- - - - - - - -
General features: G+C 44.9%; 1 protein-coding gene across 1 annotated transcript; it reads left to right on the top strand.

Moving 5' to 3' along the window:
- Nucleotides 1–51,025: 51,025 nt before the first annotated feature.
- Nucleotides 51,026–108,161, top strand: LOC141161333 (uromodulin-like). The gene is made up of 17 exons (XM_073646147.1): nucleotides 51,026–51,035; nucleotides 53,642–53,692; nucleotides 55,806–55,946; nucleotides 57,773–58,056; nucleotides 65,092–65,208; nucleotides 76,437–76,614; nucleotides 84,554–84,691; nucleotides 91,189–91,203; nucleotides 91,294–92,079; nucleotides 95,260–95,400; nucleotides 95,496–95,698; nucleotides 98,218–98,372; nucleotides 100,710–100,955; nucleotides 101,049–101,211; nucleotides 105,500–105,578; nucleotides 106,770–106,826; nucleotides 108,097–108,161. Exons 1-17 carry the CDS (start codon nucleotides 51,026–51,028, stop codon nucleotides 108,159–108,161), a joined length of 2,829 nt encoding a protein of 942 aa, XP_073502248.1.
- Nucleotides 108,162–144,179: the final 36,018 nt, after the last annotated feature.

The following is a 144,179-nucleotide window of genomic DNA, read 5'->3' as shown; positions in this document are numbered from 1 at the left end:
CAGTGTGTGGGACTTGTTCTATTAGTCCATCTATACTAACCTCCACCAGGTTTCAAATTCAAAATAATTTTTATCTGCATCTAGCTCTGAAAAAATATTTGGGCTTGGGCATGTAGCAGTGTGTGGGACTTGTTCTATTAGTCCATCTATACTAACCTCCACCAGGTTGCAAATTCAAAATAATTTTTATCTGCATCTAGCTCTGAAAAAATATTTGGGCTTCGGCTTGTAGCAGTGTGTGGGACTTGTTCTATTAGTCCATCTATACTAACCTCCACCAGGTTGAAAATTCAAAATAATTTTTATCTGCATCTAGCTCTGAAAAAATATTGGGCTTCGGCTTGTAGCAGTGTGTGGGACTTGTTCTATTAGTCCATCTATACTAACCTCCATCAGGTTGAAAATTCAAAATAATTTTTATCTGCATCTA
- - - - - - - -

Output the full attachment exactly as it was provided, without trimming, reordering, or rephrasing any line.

General features: G+C 44.9%; 1 protein-coding gene across 1 annotated transcript; it reads left to right on the top strand.

Moving 5' to 3' along the window:
- Nucleotides 1–51,025: 51,025 nt before the first annotated feature.
- Nucleotides 51,026–108,161, top strand: LOC141161333 (uromodulin-like). The gene is made up of 17 exons (XM_073646147.1): nucleotides 51,026–51,035; nucleotides 53,642–53,692; nucleotides 55,806–55,946; nucleotides 57,773–58,056; nucleotides 65,092–65,208; nucleotides 76,437–76,614; nucleotides 84,554–84,691; nucleotides 91,189–91,203; nucleotides 91,294–92,079; nucleotides 95,260–95,400; nucleotides 95,496–95,698; nucleotides 98,218–98,372; nucleotides 100,710–100,955; nucleotides 101,049–101,211; nucleotides 105,500–105,578; nucleotides 106,770–106,826; nucleotides 108,097–108,161. Exons 1-17 carry the CDS (start codon nucleotides 51,026–51,028, stop codon nucleotides 108,159–108,161), a joined length of 2,829 nt encoding a protein of 942 aa, XP_073502248.1.
- Nucleotides 108,162–144,179: the final 36,018 nt, after the last annotated feature.

The following is a 144,179-nucleotide window of genomic DNA, read 5'->3' as shown; positions in this document are numbered from 1 at the left end:
CAGTGTGTGGGACTTGTTCTATTAGTCCATCTATACTAACCTCCACCAGGTTTCAAATTCAAAATAATTTTTATCTGCATCTAGCTCTGAAAAAATATTTGGGCTTGGGCATGTAGCAGTGTGTGGGACTTGTTCTATTAGTCCATCTATACTAACCTCCACCAGGTTGCAAATTCAAAATAATTTTTATCTGCATCTAGCTCTGAAAAAATATTTGGGCTTCGGCTTGTAGCAGTGTGTGGGACTTGTTCTATTAGTCCATCTATACTAACCTCCACCAGGTTGAAAATTCAAAATAATTTTTATCTGCATCTAGCTCTGAAAAAATATTGGGCTTCGGCTTGTAGCAGTGTGTGGGACTTGTTCTATTAGTCCATCTATACTAACCTCCATCAGGTTGAAAATTCAAAATAATTTTTATCTGCATCTA